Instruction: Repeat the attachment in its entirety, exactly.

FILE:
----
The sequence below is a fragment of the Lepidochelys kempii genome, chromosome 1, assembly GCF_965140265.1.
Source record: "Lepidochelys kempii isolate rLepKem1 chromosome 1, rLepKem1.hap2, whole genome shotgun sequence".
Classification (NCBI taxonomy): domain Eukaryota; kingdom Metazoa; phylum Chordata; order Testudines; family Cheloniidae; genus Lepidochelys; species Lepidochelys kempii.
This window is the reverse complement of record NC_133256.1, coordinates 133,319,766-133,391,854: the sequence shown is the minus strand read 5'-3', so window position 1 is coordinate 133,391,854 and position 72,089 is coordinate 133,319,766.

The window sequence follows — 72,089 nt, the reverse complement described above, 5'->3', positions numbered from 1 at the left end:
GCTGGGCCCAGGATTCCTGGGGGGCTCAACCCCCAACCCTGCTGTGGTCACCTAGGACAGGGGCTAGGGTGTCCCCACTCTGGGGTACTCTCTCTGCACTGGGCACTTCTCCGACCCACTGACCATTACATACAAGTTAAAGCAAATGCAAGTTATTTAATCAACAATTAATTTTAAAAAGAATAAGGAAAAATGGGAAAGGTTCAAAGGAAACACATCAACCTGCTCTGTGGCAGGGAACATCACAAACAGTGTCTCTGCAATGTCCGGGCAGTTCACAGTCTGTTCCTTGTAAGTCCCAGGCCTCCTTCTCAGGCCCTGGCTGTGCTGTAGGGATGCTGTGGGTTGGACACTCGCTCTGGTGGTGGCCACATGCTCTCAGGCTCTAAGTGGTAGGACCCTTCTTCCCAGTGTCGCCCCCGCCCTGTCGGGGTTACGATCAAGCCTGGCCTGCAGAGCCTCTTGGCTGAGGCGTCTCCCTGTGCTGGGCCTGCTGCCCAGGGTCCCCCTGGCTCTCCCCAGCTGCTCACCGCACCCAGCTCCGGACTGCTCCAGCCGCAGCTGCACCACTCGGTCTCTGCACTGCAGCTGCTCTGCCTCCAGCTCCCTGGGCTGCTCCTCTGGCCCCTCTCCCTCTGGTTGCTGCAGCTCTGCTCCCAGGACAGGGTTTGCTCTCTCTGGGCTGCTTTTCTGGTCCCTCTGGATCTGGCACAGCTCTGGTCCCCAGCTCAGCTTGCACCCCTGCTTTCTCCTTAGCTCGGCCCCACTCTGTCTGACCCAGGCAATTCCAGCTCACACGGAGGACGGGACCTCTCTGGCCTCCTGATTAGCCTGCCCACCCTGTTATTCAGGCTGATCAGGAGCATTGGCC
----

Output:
The sequence below is a fragment of the Lepidochelys kempii genome, chromosome 1, assembly GCF_965140265.1.
Source record: "Lepidochelys kempii isolate rLepKem1 chromosome 1, rLepKem1.hap2, whole genome shotgun sequence".
Classification (NCBI taxonomy): domain Eukaryota; kingdom Metazoa; phylum Chordata; order Testudines; family Cheloniidae; genus Lepidochelys; species Lepidochelys kempii.
This window is the reverse complement of record NC_133256.1, coordinates 133,319,766-133,391,854: the sequence shown is the minus strand read 5'-3', so window position 1 is coordinate 133,391,854 and position 72,089 is coordinate 133,319,766.

The window sequence follows — 72,089 nt, the reverse complement described above, 5'->3', positions numbered from 1 at the left end:
GCTGGGCCCAGGATTCCTGGGGGGCTCAACCCCCAACCCTGCTGTGGTCACCTAGGACAGGGGCTAGGGTGTCCCCACTCTGGGGTACTCTCTCTGCACTGGGCACTTCTCCGACCCACTGACCATTACATACAAGTTAAAGCAAATGCAAGTTATTTAATCAACAATTAATTTTAAAAAGAATAAGGAAAAATGGGAAAGGTTCAAAGGAAACACATCAACCTGCTCTGTGGCAGGGAACATCACAAACAGTGTCTCTGCAATGTCCGGGCAGTTCACAGTCTGTTCCTTGTAAGTCCCAGGCCTCCTTCTCAGGCCCTGGCTGTGCTGTAGGGATGCTGTGGGTTGGACACTCGCTCTGGTGGTGGCCACATGCTCTCAGGCTCTAAGTGGTAGGACCCTTCTTCCCAGTGTCGCCCCCGCCCTGTCGGGGTTACGATCAAGCCTGGCCTGCAGAGCCTCTTGGCTGAGGCGTCTCCCTGTGCTGGGCCTGCTGCCCAGGGTCCCCCTGGCTCTCCCCAGCTGCTCACCGCACCCAGCTCCGGACTGCTCCAGCCGCAGCTGCACCACTCGGTCTCTGCACTGCAGCTGCTCTGCCTCCAGCTCCCTGGGCTGCTCCTCTGGCCCCTCTCCCTCTGGTTGCTGCAGCTCTGCTCCCAGGACAGGGTTTGCTCTCTCTGGGCTGCTTTTCTGGTCCCTCTGGATCTGGCACAGCTCTGGTCCCCAGCTCAGCTTGCACCCCTGCTTTCTCCTTAGCTCGGCCCCACTCTGTCTGACCCAGGCAATTCCAGCTCACACGGAGGACGGGACCTCTCTGGCCTCCTGATTAGCCTGCCCACCCTGTTATTCAGGCTGATCAGGAGCATTGGCC